In Canada, a rise in opioid use disorder (OUD) and overdose has been linked to opioid prescriptions in a number of contexts. At the same time, relatively few patients prescribed opioids reportedly develop OUD. This combination of findings suggests a pressing need for research on specific avenues through which medically prescribed opioids influence OUD and overdose in Canada. In this commentary, we therefore discuss a few of the potential processes that might allow for medically prescribed opioids to indirectly influence rising overdose rates, and the processes that might account for inconsistencies between large correlational research and studies of OUD incidence in opioid prescribed patients.
      382Scopus© Citations 2
  • Publication
    Slow release oral morphine versus methadone for the treatment of opioid use disorder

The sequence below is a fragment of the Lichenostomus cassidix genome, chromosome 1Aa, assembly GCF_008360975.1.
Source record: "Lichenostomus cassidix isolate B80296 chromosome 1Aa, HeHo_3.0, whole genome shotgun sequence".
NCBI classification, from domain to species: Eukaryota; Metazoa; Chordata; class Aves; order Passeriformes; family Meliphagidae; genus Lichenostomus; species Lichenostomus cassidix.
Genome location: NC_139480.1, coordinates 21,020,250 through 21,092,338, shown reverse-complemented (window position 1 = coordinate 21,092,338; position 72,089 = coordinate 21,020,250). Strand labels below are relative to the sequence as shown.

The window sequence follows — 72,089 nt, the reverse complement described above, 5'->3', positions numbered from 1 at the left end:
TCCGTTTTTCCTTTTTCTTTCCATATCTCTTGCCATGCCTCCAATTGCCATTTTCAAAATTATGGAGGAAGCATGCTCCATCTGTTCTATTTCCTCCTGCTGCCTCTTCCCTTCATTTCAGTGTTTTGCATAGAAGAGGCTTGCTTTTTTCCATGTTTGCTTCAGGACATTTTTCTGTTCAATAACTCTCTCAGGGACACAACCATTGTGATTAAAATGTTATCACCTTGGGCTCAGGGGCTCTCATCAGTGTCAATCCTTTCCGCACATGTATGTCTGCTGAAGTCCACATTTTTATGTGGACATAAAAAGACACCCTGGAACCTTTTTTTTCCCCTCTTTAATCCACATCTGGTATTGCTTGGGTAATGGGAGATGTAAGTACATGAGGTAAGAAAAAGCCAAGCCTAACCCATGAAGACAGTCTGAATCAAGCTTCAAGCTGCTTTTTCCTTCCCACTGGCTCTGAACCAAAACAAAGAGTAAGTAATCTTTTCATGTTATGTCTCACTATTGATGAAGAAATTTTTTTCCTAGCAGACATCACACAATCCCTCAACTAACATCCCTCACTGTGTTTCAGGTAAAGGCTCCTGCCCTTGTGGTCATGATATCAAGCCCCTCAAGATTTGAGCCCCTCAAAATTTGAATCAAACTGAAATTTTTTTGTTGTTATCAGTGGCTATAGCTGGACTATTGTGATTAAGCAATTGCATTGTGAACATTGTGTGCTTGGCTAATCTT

Objective: To assess the efficacy of Slow release oral morphine (SROM) as a treatment for opioid use disorder. Design: Systematic review and meta-analysis of randomized controlled trials (RCT). Data sources: Three electronic databases were searched through May 1st, 2018: the Cochrane Central Register of Controlled Trials, MEDLINE, and EMBASE. We also searched the following electronic registers for ongoing trials: ClinicalTrials.gov, World Health Organization (WHO) International Clinical Trials Registry Platform (ICTRP), Current Controlled Trials, and the EU Clinical Trials Register. Eligibility criteria for selecting studies: We included RCTs of any duration, assessing the effect of SROM on measures of treatment retention, heroin use and craving in adults who met the diagnostic criteria for opioid use disorder. Data extraction and synthesis: Two independent reviewers extracted data and assessed risk of bias. Data were pooled using the random-effects model and expressed as Risk Ratios (RR) or mean differences (MDs) with 95% CIs. Heterogeneity was assessed (chi-squared statistic) and quantified (I2 statistic) and a sensitivity analysis was undertaken to assess the impact of particular high-risk trials. Results: Among 1315 records screened and four studies reviewed, four unique randomized trials met inclusion criteria (n = 471), and compared SROM with methadone. In the meta-analysis, we observed no significant differences between SROM and methadone in improving treatment retention (risk ratio [RR] = 0.98; 95% Confidence Interval [CI]: 0.94 - 1.02, p = 0.34), and heroin use (RR = 0.96; 95% CI: 0.61- 1.52, p = 0.86). Craving data was not amenable to meta-analysis. Available data implied no differences in adverse events, heroin, cocaine, or benzodiazepine use. Conclusions: Meta-analysis of existing randomized trials suggests SROM may be generally equal to methadone in retaining patients in treatment and reducing heroin use as methadone while potentially resulting in less craving. The methodological quality of the included RCTs was low-to-moderate.